Project description:Molecular biomarkers including isocitrate dehydrogenase 1 or 2 (IDH1/2) mutation, 1p/19q codeletion, and O(6)-methylguanine-DNA-methyltransferase (MGMT) promoter methylation may improve prognostication and guide treatment decisions for patients with World Health Organization (WHO) anaplastic gliomas. At present, each marker is individually tested by distinct assays. Illumina Infinium HumanMethylation450 BeadChip arrays (HM450) enable the determination of large-scale methylation profiles and genome-wide DNA copy number changes. Algorithms have been developed to detect the glioma CpG island methylator phenotype (G-CIMP) associated with IDH1/2 mutation, 1p/19q codeletion, and MGMT promoter methylation using a single assay.Here, we retrospectively investigated the diagnostic and prognostic performance of these algorithms in comparison to individual marker testing and patient outcome in the biomarker cohort (n = 115 patients) of the NOA-04 trial.Concordance for IDH and 1p/19q status was very high: In 92% of samples, the HM450 and reference data agreed. In discordant samples, survival analysis by Kaplan-Meier and Cox regression analyses suggested a more accurate assessment of biological phenotype by the HM450 analysis. The HM450-derived MGMT-STP27 model to calculate MGMT promoter methylation probability revealed this aberration in a significantly higher fraction of samples than conventional methylation-specific PCR, with 87 of 91 G-CIMP tumors predicted as MGMT promoter-methylated. Pyrosequencing of discordant samples confirmed the HM450 assessment in 14 of 17 cases.G-CIMP and 1p/19q codeletion are reliably detectable by HM450 analysis and are associated with prognosis in the NOA-04 trial. For MGMT, HM450 suggests promoter methylation in the vast majority of G-CIMP tumors, which is supported by pyrosequencing.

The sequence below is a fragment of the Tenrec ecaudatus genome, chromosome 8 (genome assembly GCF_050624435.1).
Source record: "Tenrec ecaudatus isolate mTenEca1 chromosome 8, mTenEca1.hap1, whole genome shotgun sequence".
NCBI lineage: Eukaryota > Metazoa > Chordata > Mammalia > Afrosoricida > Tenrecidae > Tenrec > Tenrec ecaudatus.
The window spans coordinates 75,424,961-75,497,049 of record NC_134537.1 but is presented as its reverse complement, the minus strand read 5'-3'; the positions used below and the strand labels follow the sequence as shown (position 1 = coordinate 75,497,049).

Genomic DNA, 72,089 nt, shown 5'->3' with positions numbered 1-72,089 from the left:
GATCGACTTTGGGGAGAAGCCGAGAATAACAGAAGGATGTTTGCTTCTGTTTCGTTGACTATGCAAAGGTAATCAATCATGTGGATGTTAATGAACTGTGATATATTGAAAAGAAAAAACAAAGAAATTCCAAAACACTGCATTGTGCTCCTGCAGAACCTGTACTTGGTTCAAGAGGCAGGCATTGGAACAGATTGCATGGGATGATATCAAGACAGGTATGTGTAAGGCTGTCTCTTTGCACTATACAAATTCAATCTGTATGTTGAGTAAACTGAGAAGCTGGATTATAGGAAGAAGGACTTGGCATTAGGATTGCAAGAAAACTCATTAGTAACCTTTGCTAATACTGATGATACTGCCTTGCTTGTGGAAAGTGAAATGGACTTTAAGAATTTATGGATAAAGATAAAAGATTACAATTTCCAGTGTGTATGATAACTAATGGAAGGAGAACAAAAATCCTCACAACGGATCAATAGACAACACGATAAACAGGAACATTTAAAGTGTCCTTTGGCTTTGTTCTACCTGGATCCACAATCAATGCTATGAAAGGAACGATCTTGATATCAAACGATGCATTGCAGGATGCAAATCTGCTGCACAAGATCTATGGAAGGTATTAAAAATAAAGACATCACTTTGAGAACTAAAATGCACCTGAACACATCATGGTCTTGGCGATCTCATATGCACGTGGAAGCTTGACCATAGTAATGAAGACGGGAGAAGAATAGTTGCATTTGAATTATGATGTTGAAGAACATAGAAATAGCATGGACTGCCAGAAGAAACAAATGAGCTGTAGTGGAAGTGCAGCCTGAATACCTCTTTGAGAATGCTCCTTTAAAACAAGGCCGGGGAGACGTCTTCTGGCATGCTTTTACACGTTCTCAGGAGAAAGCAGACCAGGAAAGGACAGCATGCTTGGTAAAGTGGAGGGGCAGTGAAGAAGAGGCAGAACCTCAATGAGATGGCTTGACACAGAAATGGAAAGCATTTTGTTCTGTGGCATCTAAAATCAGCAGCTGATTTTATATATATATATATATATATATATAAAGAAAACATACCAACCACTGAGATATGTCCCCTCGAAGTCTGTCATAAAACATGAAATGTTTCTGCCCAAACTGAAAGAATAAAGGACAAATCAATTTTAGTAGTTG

Project description:Inter- and intratumoral heterogeneity is a hallmark of glioblastoma (GBM) that facilitates recurrence, treatment resistance, and worse prognosis. O6-methylguanine-DNA methyltransferase (MGMT) promoter methylation is a significant prognostic marker for Temozolomide (TMZ) resistance in GBM patients. YKL-40 is a molecular marker for the mesenchymal subtype of GBMs and is responsible for TMZ resistance. However, underlying mechanisms by which MGMT epigenetics impacts patient outcomes and the function of YKL-40 are not fully determined. Herein, we performed in vitro and in vivo experiments, six human IDH1/2 wild-type glioblastoma stem-like cells (GSCs) were established and studied to further determine a potential interaction of YKL-40 and MGMT promoter methylation. We demonstrated that YKL-40 functioned differently in human IDH1/2 wild-type GSCs. In MGMT promoter-methylated (MGMT-m) GSCs, it acted as a tumor suppressor gene. On the other hand, in MGMT promoter-unmethylated (MGMT-um) GSCs, it promoted tumorigenesis. Notably, the reason that YKL-40 played different roles in GSCs could not be interpreted by the molecular classification of each GSCs, but is a function of MGMT promoter methylation status and involves the RAS-MEK-ERK pathway. YKL-40 mediated TMZ sensitivity by activating DNA damage responses (DDRs) in MGMT-m GSCs, and it mediated resistance to TMZ by inhibiting DDRs in MGMT-um GSCs. Our report demonstrated that MGMT promoter methylation status might influence a gene's function in human cancer. Moreover, our data also highlight the point that gene function should be investigated not only according to the molecular tumor classification, but also the epigenetic signature.